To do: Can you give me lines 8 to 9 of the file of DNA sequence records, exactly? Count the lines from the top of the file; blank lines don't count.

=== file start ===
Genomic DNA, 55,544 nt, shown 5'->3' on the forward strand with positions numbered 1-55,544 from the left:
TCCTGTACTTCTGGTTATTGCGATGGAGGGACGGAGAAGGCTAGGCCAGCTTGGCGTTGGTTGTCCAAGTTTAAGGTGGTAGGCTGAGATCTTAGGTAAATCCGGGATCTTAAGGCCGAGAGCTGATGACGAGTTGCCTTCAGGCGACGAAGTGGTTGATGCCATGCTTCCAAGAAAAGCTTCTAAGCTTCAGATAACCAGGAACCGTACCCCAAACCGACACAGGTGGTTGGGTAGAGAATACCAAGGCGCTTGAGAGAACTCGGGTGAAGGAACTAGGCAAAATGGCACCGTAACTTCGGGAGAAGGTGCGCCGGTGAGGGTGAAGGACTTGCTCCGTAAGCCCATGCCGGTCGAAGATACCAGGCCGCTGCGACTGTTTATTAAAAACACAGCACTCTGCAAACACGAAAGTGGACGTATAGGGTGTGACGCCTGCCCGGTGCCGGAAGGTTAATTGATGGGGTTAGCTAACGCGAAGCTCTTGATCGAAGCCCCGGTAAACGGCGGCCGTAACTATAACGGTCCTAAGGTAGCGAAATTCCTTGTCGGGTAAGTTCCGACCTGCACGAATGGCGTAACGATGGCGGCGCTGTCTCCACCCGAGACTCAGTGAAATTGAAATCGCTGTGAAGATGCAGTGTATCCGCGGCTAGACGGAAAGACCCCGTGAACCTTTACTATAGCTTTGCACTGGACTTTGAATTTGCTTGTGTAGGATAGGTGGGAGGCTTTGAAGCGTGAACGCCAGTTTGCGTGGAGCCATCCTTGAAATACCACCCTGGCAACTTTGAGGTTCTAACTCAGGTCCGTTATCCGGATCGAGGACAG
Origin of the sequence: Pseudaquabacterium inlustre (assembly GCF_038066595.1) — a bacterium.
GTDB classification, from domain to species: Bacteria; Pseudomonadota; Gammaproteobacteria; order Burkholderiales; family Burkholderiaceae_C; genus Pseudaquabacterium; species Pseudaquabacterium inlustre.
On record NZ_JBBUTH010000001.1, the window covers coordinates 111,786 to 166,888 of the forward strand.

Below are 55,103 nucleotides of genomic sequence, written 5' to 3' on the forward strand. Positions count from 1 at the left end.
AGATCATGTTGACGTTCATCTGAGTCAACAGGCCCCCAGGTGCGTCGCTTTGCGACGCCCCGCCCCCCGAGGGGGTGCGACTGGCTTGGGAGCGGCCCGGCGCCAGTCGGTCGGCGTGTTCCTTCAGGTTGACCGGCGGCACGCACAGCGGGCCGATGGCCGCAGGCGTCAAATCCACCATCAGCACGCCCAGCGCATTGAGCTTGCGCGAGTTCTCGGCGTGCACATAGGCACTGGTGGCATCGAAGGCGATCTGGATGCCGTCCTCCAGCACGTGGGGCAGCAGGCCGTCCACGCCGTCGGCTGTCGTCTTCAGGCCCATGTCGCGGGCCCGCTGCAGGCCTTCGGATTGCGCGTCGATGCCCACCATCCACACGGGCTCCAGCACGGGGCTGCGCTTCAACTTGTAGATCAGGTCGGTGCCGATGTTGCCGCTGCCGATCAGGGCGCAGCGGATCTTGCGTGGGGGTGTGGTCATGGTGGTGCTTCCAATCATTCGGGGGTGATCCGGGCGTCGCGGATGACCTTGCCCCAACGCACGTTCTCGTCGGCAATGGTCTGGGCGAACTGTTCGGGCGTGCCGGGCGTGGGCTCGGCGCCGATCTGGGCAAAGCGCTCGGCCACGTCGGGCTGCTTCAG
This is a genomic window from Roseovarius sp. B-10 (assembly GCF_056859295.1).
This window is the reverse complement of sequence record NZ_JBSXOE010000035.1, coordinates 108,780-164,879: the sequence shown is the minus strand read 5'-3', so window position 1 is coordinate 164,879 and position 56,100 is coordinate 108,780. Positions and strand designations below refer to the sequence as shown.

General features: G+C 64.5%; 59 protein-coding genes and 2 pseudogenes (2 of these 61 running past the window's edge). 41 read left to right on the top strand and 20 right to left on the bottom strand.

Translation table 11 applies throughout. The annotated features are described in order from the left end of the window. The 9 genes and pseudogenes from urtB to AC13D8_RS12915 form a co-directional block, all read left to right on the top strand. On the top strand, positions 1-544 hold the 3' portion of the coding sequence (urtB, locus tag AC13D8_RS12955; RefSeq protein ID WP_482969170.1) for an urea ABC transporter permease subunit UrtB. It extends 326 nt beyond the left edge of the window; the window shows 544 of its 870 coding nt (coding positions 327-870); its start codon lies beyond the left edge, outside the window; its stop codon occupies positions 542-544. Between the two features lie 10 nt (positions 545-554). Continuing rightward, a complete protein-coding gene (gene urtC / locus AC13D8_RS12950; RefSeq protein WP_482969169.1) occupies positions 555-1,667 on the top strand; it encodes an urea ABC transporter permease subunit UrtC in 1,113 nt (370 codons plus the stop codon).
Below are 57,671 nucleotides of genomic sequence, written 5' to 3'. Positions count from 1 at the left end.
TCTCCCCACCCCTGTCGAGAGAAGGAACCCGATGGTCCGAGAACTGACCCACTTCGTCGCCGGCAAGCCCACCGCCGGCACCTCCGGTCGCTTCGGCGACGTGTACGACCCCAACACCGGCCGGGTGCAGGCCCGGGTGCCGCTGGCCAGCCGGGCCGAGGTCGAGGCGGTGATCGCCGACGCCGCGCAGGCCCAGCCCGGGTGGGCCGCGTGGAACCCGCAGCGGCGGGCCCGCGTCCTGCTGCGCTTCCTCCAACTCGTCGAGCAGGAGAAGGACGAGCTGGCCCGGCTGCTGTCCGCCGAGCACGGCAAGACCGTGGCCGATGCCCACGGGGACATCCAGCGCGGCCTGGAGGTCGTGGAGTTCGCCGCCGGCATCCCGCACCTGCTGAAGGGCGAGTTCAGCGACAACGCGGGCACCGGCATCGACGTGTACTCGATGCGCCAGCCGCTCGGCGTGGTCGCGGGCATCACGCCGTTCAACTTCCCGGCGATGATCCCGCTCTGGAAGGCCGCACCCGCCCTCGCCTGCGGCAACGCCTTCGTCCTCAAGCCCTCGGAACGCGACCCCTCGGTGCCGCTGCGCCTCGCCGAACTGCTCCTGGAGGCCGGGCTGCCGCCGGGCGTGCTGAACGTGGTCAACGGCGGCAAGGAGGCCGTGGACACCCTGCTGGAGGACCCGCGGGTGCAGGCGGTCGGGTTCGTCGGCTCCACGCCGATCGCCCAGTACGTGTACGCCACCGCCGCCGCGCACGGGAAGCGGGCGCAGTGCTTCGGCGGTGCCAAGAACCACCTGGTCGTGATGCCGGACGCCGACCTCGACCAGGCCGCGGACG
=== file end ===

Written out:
This is a genomic window from Roseovarius sp. B-10 (assembly GCF_056859295.1).
This window is the reverse complement of sequence record NZ_JBSXOE010000035.1, coordinates 108,780-164,879: the sequence shown is the minus strand read 5'-3', so window position 1 is coordinate 164,879 and position 56,100 is coordinate 108,780. Positions and strand designations below refer to the sequence as shown.